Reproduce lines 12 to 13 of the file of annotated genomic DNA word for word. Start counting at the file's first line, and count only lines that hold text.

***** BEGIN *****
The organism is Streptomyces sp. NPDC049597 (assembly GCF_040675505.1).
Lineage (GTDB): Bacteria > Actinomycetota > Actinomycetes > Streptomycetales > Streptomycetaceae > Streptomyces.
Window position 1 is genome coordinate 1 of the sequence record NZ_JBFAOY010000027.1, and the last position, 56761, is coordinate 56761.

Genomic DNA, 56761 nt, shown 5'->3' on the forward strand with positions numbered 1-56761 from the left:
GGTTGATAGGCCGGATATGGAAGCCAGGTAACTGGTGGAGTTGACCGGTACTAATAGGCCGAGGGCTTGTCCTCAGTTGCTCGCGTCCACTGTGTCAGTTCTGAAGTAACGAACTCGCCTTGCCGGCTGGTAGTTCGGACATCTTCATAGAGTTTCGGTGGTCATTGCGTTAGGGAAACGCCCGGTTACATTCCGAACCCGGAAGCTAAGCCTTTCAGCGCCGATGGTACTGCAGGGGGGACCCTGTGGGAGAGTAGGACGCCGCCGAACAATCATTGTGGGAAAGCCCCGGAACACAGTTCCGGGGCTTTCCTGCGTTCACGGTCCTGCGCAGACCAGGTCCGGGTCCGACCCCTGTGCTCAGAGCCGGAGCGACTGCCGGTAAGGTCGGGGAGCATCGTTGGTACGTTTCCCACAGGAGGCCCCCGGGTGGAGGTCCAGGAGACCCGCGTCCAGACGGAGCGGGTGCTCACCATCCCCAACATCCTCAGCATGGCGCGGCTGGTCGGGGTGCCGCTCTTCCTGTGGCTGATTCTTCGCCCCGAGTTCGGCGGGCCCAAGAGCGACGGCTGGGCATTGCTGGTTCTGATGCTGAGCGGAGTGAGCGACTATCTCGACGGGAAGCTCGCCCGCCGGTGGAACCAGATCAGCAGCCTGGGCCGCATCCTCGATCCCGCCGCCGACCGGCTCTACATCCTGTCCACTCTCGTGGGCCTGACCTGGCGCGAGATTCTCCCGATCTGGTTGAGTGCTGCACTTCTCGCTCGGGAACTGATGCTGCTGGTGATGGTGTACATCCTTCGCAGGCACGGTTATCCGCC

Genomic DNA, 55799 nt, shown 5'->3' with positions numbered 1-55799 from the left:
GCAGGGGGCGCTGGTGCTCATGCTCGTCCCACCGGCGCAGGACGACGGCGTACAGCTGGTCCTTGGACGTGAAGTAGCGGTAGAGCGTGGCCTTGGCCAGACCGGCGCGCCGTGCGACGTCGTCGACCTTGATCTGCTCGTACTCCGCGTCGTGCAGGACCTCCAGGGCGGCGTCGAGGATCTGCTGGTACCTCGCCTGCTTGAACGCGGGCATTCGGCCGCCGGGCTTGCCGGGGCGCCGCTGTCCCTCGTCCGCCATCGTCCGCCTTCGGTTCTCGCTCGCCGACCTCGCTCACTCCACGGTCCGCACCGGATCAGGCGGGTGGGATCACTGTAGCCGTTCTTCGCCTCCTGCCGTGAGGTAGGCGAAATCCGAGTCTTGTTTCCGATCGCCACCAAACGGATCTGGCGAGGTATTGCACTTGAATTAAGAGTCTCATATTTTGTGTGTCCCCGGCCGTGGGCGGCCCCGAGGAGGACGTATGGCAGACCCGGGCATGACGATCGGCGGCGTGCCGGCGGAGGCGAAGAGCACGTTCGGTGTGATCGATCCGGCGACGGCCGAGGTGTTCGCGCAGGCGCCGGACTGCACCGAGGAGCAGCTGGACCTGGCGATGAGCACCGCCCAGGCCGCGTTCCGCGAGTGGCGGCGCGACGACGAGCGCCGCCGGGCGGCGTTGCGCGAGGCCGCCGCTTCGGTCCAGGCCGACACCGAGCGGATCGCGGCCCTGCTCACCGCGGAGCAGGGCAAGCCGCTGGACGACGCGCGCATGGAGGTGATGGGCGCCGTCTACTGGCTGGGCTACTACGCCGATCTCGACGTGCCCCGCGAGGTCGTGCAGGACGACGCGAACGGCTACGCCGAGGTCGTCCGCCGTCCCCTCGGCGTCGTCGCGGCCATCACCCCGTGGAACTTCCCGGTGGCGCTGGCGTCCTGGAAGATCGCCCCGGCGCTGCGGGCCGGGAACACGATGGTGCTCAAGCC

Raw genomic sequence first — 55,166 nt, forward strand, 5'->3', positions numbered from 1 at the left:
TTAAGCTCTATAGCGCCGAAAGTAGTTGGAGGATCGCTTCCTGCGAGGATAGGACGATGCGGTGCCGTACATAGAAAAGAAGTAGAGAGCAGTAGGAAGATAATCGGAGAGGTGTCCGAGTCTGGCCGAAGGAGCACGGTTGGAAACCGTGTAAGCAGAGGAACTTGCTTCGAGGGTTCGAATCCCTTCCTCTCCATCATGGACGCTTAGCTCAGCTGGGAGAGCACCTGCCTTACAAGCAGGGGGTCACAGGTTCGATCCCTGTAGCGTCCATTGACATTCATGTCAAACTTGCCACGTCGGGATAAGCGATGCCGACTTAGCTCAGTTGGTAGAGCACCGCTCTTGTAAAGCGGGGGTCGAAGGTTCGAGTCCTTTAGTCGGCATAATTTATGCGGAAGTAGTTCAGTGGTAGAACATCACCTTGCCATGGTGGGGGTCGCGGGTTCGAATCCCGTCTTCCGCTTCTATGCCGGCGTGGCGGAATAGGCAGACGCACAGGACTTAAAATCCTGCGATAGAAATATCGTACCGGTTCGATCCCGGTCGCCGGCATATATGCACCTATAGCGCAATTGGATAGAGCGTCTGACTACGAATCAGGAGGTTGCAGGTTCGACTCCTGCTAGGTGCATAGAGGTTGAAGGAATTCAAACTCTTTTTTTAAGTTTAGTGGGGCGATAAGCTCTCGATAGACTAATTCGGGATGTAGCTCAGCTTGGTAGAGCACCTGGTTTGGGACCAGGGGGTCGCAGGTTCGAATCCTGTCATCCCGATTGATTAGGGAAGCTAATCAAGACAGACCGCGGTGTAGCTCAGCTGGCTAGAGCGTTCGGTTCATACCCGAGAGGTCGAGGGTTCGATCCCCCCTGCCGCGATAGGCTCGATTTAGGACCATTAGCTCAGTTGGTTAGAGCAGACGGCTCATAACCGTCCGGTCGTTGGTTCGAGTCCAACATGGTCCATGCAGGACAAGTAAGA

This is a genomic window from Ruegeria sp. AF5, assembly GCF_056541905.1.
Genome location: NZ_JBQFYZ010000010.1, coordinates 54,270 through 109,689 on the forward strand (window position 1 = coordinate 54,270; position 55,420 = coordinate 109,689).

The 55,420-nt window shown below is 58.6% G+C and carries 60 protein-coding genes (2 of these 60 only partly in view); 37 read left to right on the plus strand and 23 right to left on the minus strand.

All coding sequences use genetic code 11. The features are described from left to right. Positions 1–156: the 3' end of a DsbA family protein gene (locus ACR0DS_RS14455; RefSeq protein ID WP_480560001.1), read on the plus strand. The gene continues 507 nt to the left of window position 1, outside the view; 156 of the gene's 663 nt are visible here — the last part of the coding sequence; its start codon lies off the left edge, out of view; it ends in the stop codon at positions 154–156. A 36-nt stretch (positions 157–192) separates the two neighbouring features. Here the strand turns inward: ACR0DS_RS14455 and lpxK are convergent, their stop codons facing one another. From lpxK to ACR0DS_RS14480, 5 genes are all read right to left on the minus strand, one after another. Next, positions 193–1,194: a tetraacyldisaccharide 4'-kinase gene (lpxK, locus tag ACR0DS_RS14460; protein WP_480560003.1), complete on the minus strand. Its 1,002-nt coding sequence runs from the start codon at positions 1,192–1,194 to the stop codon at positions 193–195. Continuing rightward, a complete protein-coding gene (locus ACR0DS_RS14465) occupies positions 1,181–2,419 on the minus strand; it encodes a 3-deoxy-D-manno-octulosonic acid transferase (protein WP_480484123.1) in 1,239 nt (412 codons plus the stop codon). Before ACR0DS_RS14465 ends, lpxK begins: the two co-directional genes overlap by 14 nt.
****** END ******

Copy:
The 55,420-nt window shown below is 58.6% G+C and carries 60 protein-coding genes (2 of these 60 only partly in view); 37 read left to right on the plus strand and 23 right to left on the minus strand.

All coding sequences use genetic code 11. The features are described from left to right. Positions 1–156: the 3' end of a DsbA family protein gene (locus ACR0DS_RS14455; RefSeq protein ID WP_480560001.1), read on the plus strand. The gene continues 507 nt to the left of window position 1, outside the view; 156 of the gene's 663 nt are visible here — the last part of the coding sequence; its start codon lies off the left edge, out of view; it ends in the stop codon at positions 154–156. A 36-nt stretch (positions 157–192) separates the two neighbouring features. Here the strand turns inward: ACR0DS_RS14455 and lpxK are convergent, their stop codons facing one another. From lpxK to ACR0DS_RS14480, 5 genes are all read right to left on the minus strand, one after another. Next, positions 193–1,194: a tetraacyldisaccharide 4'-kinase gene (lpxK, locus tag ACR0DS_RS14460; protein WP_480560003.1), complete on the minus strand. Its 1,002-nt coding sequence runs from the start codon at positions 1,192–1,194 to the stop codon at positions 193–195. Continuing rightward, a complete protein-coding gene (locus ACR0DS_RS14465) occupies positions 1,181–2,419 on the minus strand; it encodes a 3-deoxy-D-manno-octulosonic acid transferase (protein WP_480484123.1) in 1,239 nt (412 codons plus the stop codon). Before ACR0DS_RS14465 ends, lpxK begins: the two co-directional genes overlap by 14 nt.